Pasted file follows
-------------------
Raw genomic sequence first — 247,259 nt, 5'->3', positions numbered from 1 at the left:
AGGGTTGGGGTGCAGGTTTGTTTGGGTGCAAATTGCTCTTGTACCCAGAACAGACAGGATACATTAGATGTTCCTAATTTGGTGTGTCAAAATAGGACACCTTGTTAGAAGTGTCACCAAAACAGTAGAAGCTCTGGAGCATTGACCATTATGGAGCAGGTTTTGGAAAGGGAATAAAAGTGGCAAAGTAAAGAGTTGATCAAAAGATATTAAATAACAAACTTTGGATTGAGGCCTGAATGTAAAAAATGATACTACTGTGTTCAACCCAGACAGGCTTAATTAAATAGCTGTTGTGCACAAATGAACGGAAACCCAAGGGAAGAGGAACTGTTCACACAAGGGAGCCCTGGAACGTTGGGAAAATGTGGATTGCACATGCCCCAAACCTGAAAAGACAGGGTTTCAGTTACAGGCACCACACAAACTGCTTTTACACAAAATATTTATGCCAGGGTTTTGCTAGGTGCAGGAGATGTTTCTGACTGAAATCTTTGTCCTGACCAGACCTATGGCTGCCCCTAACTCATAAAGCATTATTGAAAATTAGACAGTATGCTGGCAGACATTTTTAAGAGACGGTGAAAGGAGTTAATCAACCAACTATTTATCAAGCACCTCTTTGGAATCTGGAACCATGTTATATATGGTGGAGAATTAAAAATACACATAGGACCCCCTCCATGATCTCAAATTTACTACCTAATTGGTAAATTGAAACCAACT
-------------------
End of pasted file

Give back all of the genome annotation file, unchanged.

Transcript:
Raw genomic sequence first — 247,259 nt, 5'->3', positions numbered from 1 at the left:
AGGGTTGGGGTGCAGGTTTGTTTGGGTGCAAATTGCTCTTGTACCCAGAACAGACAGGATACATTAGATGTTCCTAATTTGGTGTGTCAAAATAGGACACCTTGTTAGAAGTGTCACCAAAACAGTAGAAGCTCTGGAGCATTGACCATTATGGAGCAGGTTTTGGAAAGGGAATAAAAGTGGCAAAGTAAAGAGTTGATCAAAAGATATTAAATAACAAACTTTGGATTGAGGCCTGAATGTAAAAAATGATACTACTGTGTTCAACCCAGACAGGCTTAATTAAATAGCTGTTGTGCACAAATGAACGGAAACCCAAGGGAAGAGGAACTGTTCACACAAGGGAGCCCTGGAACGTTGGGAAAATGTGGATTGCACATGCCCCAAACCTGAAAAGACAGGGTTTCAGTTACAGGCACCACACAAACTGCTTTTACACAAAATATTTATGCCAGGGTTTTGCTAGGTGCAGGAGATGTTTCTGACTGAAATCTTTGTCCTGACCAGACCTATGGCTGCCCCTAACTCATAAAGCATTATTGAAAATTAGACAGTATGCTGGCAGACATTTTTAAGAGACGGTGAAAGGAGTTAATCAACCAACTATTTATCAAGCACCTCTTTGGAATCTGGAACCATGTTATATATGGTGGAGAATTAAAAATACACATAGGACCCCCTCCATGATCTCAAATTTACTACCTAATTGGTAAATTGAAACCAACT